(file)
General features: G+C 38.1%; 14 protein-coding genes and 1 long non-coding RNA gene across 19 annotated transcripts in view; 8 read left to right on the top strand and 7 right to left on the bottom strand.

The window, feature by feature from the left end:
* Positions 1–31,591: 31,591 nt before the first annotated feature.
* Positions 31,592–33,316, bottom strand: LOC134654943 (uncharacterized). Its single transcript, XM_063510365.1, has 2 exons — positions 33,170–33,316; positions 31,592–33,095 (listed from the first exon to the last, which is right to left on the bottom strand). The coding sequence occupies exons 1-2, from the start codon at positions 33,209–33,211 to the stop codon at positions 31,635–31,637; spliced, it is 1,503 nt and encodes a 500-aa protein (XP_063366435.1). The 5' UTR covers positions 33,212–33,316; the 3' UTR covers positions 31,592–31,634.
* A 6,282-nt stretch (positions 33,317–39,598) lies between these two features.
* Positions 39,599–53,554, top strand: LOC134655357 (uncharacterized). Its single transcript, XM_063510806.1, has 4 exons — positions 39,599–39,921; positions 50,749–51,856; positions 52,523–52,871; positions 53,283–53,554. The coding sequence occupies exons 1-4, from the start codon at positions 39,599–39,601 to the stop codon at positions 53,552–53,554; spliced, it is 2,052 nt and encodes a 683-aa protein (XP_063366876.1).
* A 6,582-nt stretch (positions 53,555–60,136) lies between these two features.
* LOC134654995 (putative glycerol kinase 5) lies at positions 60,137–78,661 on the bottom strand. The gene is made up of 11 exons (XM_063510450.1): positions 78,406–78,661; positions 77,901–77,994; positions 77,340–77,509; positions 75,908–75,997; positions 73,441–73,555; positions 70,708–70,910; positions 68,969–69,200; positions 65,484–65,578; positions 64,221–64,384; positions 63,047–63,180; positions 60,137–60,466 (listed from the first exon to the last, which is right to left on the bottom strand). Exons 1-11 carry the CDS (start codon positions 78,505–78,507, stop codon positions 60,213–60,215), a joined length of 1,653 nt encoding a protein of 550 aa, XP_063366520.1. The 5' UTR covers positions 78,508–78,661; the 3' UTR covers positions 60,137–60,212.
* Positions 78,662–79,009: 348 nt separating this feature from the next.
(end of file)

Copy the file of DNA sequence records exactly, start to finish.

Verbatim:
General features: G+C 38.1%; 14 protein-coding genes and 1 long non-coding RNA gene across 19 annotated transcripts in view; 8 read left to right on the top strand and 7 right to left on the bottom strand.

The window, feature by feature from the left end:
* Positions 1–31,591: 31,591 nt before the first annotated feature.
* Positions 31,592–33,316, bottom strand: LOC134654943 (uncharacterized). Its single transcript, XM_063510365.1, has 2 exons — positions 33,170–33,316; positions 31,592–33,095 (listed from the first exon to the last, which is right to left on the bottom strand). The coding sequence occupies exons 1-2, from the start codon at positions 33,209–33,211 to the stop codon at positions 31,635–31,637; spliced, it is 1,503 nt and encodes a 500-aa protein (XP_063366435.1). The 5' UTR covers positions 33,212–33,316; the 3' UTR covers positions 31,592–31,634.
* A 6,282-nt stretch (positions 33,317–39,598) lies between these two features.
* Positions 39,599–53,554, top strand: LOC134655357 (uncharacterized). Its single transcript, XM_063510806.1, has 4 exons — positions 39,599–39,921; positions 50,749–51,856; positions 52,523–52,871; positions 53,283–53,554. The coding sequence occupies exons 1-4, from the start codon at positions 39,599–39,601 to the stop codon at positions 53,552–53,554; spliced, it is 2,052 nt and encodes a 683-aa protein (XP_063366876.1).
* A 6,582-nt stretch (positions 53,555–60,136) lies between these two features.
* LOC134654995 (putative glycerol kinase 5) lies at positions 60,137–78,661 on the bottom strand. The gene is made up of 11 exons (XM_063510450.1): positions 78,406–78,661; positions 77,901–77,994; positions 77,340–77,509; positions 75,908–75,997; positions 73,441–73,555; positions 70,708–70,910; positions 68,969–69,200; positions 65,484–65,578; positions 64,221–64,384; positions 63,047–63,180; positions 60,137–60,466 (listed from the first exon to the last, which is right to left on the bottom strand). Exons 1-11 carry the CDS (start codon positions 78,505–78,507, stop codon positions 60,213–60,215), a joined length of 1,653 nt encoding a protein of 550 aa, XP_063366520.1. The 5' UTR covers positions 78,508–78,661; the 3' UTR covers positions 60,137–60,212.
* Positions 78,662–79,009: 348 nt separating this feature from the next.